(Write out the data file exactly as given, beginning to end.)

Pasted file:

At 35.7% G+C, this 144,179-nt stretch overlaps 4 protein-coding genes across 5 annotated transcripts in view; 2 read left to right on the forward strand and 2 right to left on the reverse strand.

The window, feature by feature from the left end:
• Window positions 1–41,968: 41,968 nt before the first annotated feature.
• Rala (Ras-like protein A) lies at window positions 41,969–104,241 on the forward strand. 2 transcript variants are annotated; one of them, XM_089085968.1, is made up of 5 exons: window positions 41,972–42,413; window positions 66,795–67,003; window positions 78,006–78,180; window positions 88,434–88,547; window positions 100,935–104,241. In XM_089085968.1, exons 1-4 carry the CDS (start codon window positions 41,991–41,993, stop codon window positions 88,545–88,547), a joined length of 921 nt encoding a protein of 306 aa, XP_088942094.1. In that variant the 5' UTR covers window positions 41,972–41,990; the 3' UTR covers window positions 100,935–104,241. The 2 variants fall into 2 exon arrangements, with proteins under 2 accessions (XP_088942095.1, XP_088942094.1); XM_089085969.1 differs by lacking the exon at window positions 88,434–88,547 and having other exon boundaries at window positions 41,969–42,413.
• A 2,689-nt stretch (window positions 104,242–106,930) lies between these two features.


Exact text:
At 35.7% G+C, this 144,179-nt stretch overlaps 4 protein-coding genes across 5 annotated transcripts in view; 2 read left to right on the forward strand and 2 right to left on the reverse strand.

The window, feature by feature from the left end:
• Window positions 1–41,968: 41,968 nt before the first annotated feature.
• Rala (Ras-like protein A) lies at window positions 41,969–104,241 on the forward strand. 2 transcript variants are annotated; one of them, XM_089085968.1, is made up of 5 exons: window positions 41,972–42,413; window positions 66,795–67,003; window positions 78,006–78,180; window positions 88,434–88,547; window positions 100,935–104,241. In XM_089085968.1, exons 1-4 carry the CDS (start codon window positions 41,991–41,993, stop codon window positions 88,545–88,547), a joined length of 921 nt encoding a protein of 306 aa, XP_088942094.1. In that variant the 5' UTR covers window positions 41,972–41,990; the 3' UTR covers window positions 100,935–104,241. The 2 variants fall into 2 exon arrangements, with proteins under 2 accessions (XP_088942095.1, XP_088942094.1); XM_089085969.1 differs by lacking the exon at window positions 88,434–88,547 and having other exon boundaries at window positions 41,969–42,413.
• A 2,689-nt stretch (window positions 104,242–106,930) lies between these two features.